Over several interviews, the committee also saw how quickly Faust learned.
"She had done more homework," Keohane said. "She showed her capacity to grow and learn, and [by the end of the process] she was clearly deeper in her understanding of what the job would mean."
Members of the Board of Overseers said they went into yesterday's meeting determined to be more than a rubber stamp, especially after the tumultuous end to Lawrence H. Summers's presidency a year ago. Before Faust was invited into the meeting, the overseers, a board of alumni, spent about an hour discussing the search with the search committee, which had conducted its work in secret.
During the search, committee members consulted more than 150 individuals, via e-mail or in-depth interviews, about Faust, committee members told overseers at the meeting.
Around 1 p.m., Faust arrived at the meeting in Harvard's Loeb House, kissed her husband, Charles Rosenberg, a medical history professor at Harvard, on the cheek and slipped inside the brick building, where the two governing boards waited.
The champagne was already chilled, but Faust submitted for about an hour to pointed questions from both boards. The group gathered in chairs around her.
A memorable moment, overseers said, came when one person asked what she thought would be the biggest challenge. Many people believe one of Harvard's biggest faults is that power lies in individual schools that don't easily cooperate.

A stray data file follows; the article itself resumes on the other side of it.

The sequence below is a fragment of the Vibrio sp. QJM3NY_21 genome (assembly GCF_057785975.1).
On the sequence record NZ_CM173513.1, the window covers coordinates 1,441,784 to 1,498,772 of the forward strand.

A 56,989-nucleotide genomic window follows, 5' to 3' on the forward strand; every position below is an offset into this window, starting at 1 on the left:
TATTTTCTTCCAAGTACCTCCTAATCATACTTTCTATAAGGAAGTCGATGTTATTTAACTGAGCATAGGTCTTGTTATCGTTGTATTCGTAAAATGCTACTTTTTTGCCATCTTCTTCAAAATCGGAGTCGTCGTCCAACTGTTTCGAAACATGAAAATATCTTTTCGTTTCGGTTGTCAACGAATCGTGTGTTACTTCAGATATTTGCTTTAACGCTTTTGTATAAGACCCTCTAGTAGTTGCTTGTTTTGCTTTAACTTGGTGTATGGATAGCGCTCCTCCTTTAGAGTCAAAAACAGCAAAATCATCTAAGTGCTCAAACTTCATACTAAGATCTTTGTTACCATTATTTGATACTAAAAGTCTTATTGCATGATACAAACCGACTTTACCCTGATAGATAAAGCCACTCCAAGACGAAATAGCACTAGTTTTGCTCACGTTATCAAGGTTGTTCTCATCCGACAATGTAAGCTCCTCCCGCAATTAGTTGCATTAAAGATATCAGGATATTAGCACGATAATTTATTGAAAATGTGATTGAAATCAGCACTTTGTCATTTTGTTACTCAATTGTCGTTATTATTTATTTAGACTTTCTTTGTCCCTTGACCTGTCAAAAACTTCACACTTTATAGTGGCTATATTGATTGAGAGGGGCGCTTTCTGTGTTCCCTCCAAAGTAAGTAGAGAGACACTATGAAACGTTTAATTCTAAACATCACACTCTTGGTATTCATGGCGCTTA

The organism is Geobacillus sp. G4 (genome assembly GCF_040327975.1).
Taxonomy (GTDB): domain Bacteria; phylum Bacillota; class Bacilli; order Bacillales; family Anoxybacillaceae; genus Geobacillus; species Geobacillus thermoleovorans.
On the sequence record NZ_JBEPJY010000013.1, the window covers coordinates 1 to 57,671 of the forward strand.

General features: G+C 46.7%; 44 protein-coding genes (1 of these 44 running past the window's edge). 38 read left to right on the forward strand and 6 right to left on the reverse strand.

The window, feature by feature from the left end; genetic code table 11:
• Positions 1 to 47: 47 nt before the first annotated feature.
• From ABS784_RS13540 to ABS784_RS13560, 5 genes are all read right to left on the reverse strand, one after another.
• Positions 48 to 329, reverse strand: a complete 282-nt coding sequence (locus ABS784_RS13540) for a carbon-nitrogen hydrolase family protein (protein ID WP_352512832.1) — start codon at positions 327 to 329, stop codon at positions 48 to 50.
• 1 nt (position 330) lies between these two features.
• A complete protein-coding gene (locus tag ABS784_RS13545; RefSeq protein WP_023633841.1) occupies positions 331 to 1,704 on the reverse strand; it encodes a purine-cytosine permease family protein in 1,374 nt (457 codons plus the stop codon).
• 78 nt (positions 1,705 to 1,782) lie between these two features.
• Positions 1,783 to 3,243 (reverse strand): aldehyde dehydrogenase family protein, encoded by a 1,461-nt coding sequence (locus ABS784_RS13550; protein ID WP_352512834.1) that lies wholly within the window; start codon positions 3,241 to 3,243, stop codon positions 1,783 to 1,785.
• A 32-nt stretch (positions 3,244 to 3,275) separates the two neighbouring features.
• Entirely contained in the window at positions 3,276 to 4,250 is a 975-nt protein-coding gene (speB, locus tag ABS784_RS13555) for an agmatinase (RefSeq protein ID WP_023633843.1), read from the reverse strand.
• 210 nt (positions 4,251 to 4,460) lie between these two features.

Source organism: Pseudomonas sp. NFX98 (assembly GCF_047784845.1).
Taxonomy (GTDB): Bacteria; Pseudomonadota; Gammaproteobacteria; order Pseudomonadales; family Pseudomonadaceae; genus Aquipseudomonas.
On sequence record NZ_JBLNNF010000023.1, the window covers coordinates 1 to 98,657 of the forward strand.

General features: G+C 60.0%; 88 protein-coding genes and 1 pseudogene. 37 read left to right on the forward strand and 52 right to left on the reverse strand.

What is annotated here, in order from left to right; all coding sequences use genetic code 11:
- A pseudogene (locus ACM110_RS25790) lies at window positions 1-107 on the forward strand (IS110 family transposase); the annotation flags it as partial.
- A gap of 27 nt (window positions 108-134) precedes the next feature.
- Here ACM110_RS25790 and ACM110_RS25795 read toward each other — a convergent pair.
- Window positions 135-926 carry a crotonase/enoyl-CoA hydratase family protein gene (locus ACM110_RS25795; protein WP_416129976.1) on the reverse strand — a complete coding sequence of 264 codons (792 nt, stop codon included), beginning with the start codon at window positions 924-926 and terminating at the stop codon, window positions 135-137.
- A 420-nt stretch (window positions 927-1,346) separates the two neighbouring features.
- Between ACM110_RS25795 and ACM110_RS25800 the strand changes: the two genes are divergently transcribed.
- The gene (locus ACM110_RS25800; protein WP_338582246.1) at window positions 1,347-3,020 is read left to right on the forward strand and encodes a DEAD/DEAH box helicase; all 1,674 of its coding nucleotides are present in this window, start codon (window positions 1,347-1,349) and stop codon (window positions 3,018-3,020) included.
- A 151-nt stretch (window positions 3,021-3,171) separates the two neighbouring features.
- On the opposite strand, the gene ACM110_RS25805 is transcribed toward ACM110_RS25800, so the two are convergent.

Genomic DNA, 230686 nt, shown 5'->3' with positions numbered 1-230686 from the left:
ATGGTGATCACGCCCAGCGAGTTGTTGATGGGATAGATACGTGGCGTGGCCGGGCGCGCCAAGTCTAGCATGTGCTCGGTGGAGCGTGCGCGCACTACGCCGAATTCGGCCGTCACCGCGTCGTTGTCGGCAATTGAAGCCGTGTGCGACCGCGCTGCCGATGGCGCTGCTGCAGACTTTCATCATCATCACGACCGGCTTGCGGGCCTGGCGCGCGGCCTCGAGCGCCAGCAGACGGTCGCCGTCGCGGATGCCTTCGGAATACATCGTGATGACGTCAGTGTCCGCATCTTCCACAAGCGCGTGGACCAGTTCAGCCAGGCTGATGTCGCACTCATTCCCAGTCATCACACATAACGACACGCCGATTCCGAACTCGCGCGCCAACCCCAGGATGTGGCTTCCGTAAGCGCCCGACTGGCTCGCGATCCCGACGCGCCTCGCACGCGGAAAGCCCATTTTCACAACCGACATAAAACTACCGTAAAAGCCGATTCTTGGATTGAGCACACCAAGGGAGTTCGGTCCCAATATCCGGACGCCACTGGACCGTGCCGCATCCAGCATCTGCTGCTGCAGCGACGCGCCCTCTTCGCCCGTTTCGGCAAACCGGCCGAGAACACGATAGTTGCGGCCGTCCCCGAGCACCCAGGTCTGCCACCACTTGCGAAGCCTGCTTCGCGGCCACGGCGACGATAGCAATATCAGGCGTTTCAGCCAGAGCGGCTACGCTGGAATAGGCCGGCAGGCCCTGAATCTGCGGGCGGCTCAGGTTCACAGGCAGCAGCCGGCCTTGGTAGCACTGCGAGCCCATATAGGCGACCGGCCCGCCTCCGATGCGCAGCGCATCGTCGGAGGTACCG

Faust told the group her biggest task would be creating a more collaborative process to allow the university to move forward.
"That's a very important answer," said Mitchell Adams, an overseer and executive director of the Massachusetts Technology Collaborative, a quasi-public development agency. "Harvard is so enormous and so complicated and balkanized with powerful sects of self-interest that have a high degree of independence. There's nothing like it. . . . We all have confidence that she'll be able to do it."
Faust emerged from the meeting about three hours after she entered, smiling as Houghton wrapped an arm around her shoulder. She appeared calm and relaxed as she went to face the press. Jessica Rosenberg, Faust's daughter, accompanied her to the news conference.
Faust vowed to lead the institution with an eye toward building on its strengths but also "recognizing what we don't do as well as we should -- and not being content until we find ways to do better."
She thanked Harvard's last three presidents with a nod toward the controversy that clipped Summers's tenure short, saying his "powerful thinking and impatience for results cleared the way for important new initiatives." During Summers's five-year tenure, professors were divided over whether he was shaking up a complacent faculty or he was impeding results with his confrontational style.
Faust said she intended to use the presidency as a bully pulpit to talk about higher education.
Despite the troubles that led to Summers's resignation, she said she was taking over a university that "seems to be in a very upbeat frame of mind."
Bok, who was Harvard's president from 1971 to 1991, welcomed Faust to the job, and said she has a "special array" of qualities that will make her successful, including her experience, scholarship, and a collaborative approach.
"Drew," Bok said, and turned to her, "you have a wonderful job. Don't let anybody tell you this is the most difficult job, and the most onerous. . . . You will enjoy it. You'll be very glad that you did it. . . . It was really the best 20 years of my life. It will be for you, too, probably more like 30 or 40."